“The Life of Jackie McLean” a poem by Michael Harper

August 8th, 2006

 

 
________________________

 

 

The Life of Jackie Mclean


by Michael Harper

 

A critic ‘trying to pass’ writes me about crossover    played some
couldn’t make it    got his Ph. D
(he’s onto new changes     an advance man     now active     in grants
from corporations)

would I come to Hartford and read to us the poems of heartwork all about
Americana

?
(I speak to Fret about duets—he’d like to come too—worried with nothing
written down)

quibbling about money  on  expenses   more fooled  about crossover   through
the culture
(Fret     still preoccupied with ‘tenure’   changes horns   refusing to write
anything down)

I remember being in town on a circuit   downpayment for a house in play
for another child coming
(I meet the doctor who breathed all night for one of my son’s     ‘lost him’
in SF)

$100/reading to make half a house downpayment   with no gas allowance
organized out of Wesleyan
(but teaching every single class to the upper crust   who ‘vamp on spec’
jobs already pocketed)

conventions of “educators” in the audience     books to sign     the world at
bay  illegible
(in comes Jackie   but only to the atrium they call ‘vestibule’     listening
for cracks   amidst cadences)

I’ve already covered all bases of the tradition   “Bird especially” born
on grandma’s nativity
(Fret is mad because he’s   light   jewish   bookish   his folks about to
split     into halves   in the stacks)

finally an actress asks about ‘horse’     when she herself   stung ripe on
Bach Brahms Beethoven   Buddhism
(Fret clamps up   both axes as   Pres   cuts ‘King of Swing’     on borrowed
time   in Chicago in ’38   recorded)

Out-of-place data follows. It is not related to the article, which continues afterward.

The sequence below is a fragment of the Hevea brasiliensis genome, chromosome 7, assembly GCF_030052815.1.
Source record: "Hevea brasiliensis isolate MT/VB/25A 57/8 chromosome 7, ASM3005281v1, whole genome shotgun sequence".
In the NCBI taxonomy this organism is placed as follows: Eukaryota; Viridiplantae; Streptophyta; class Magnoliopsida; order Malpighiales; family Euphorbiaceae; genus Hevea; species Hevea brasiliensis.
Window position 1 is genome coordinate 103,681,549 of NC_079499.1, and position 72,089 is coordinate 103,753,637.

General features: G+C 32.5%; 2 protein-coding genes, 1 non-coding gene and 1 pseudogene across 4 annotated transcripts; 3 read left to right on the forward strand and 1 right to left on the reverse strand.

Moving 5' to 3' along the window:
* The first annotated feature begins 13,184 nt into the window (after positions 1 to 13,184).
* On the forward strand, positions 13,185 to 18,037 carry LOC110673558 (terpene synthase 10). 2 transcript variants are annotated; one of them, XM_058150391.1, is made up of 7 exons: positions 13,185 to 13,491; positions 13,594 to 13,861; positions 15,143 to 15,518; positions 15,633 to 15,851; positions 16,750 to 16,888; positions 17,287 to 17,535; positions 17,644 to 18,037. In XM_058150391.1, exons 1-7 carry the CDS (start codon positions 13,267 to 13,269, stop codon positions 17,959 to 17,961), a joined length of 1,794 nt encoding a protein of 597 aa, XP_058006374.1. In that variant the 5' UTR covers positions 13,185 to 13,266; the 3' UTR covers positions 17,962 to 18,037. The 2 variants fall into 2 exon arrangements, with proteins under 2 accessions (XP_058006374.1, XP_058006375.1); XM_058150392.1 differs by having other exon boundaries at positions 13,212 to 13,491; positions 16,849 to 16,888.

King of Swing’s rep never dies     Jackie leaves home     to teach build
joises   cultural projects get clean     ‘stay up’

(the audience   now kids   in tutelage   and bad   all races   Dolly keeps
accounts     “In Walks Bud”)

 

Michael S. Harper, 2005

copyright reserved
 

_____
 

 

John Forasté © Brown University


About Michael Harper

Michael Harper is one of America’s most celebrated poets, having received honors and appointments from artistic organizations and academic institutions across the country, ranging from National Book Award to a Guggenheim Fellowship. He is much sought after for poetic readings, guest lectureships, and visiting professorships, and served as the Poet Laureate of Rhode Island from 1988 to 1993, and as Kapstein Professor of English at Brown University.

His poetry is highly influenced by the music he loves: jazz and blues sound through the lines and often appear as inspiration, metaphor or rhythm in individual poems. His poetry is filled with references to his past; history, experience, and family are strong inspirations which reverberate throughout his work. His ancestry, to which he refers frequently, is filled with fascinating and inspirational individuals. Paraphrasing Ralph Ellison, Harper once said: “Relatives are people that you are born into, and have no choice about them. Ancestors are people you choose.” His ancestors live on and their voices can still be heard in the lines of his verse.

From Brown University Library

 

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